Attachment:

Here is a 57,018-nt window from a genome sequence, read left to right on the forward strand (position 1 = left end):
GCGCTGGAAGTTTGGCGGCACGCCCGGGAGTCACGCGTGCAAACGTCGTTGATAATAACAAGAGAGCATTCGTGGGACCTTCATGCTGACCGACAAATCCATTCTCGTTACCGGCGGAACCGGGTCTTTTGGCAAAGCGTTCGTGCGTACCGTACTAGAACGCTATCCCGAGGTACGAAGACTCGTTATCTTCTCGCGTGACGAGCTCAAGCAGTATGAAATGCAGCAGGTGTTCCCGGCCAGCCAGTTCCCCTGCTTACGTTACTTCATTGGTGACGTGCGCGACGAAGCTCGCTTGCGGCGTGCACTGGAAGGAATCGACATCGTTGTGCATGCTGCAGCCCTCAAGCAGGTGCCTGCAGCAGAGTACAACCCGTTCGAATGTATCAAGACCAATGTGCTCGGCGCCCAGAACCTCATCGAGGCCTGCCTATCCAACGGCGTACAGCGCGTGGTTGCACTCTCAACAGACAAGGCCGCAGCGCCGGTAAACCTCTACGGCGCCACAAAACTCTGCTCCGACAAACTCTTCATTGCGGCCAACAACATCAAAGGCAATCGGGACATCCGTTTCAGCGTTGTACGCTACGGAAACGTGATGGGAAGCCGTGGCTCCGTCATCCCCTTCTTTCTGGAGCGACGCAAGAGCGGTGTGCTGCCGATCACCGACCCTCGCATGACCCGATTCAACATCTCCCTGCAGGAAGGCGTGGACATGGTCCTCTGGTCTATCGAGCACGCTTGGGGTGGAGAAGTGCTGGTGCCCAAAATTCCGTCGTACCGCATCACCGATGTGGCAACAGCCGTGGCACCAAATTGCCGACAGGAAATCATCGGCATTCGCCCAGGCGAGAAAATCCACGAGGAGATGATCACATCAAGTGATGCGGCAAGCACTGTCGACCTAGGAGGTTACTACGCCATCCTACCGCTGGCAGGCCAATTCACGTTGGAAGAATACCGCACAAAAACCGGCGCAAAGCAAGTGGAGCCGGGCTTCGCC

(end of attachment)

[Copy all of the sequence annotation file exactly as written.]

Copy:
Here is a 57,018-nt window from a genome sequence, read left to right on the forward strand (position 1 = left end):
GCGCTGGAAGTTTGGCGGCACGCCCGGGAGTCACGCGTGCAAACGTCGTTGATAATAACAAGAGAGCATTCGTGGGACCTTCATGCTGACCGACAAATCCATTCTCGTTACCGGCGGAACCGGGTCTTTTGGCAAAGCGTTCGTGCGTACCGTACTAGAACGCTATCCCGAGGTACGAAGACTCGTTATCTTCTCGCGTGACGAGCTCAAGCAGTATGAAATGCAGCAGGTGTTCCCGGCCAGCCAGTTCCCCTGCTTACGTTACTTCATTGGTGACGTGCGCGACGAAGCTCGCTTGCGGCGTGCACTGGAAGGAATCGACATCGTTGTGCATGCTGCAGCCCTCAAGCAGGTGCCTGCAGCAGAGTACAACCCGTTCGAATGTATCAAGACCAATGTGCTCGGCGCCCAGAACCTCATCGAGGCCTGCCTATCCAACGGCGTACAGCGCGTGGTTGCACTCTCAACAGACAAGGCCGCAGCGCCGGTAAACCTCTACGGCGCCACAAAACTCTGCTCCGACAAACTCTTCATTGCGGCCAACAACATCAAAGGCAATCGGGACATCCGTTTCAGCGTTGTACGCTACGGAAACGTGATGGGAAGCCGTGGCTCCGTCATCCCCTTCTTTCTGGAGCGACGCAAGAGCGGTGTGCTGCCGATCACCGACCCTCGCATGACCCGATTCAACATCTCCCTGCAGGAAGGCGTGGACATGGTCCTCTGGTCTATCGAGCACGCTTGGGGTGGAGAAGTGCTGGTGCCCAAAATTCCGTCGTACCGCATCACCGATGTGGCAACAGCCGTGGCACCAAATTGCCGACAGGAAATCATCGGCATTCGCCCAGGCGAGAAAATCCACGAGGAGATGATCACATCAAGTGATGCGGCAAGCACTGTCGACCTAGGAGGTTACTACGCCATCCTACCGCTGGCAGGCCAATTCACGTTGGAAGAATACCGCACAAAAACCGGCGCAAAGCAAGTGGAGCCGGGCTTCGCC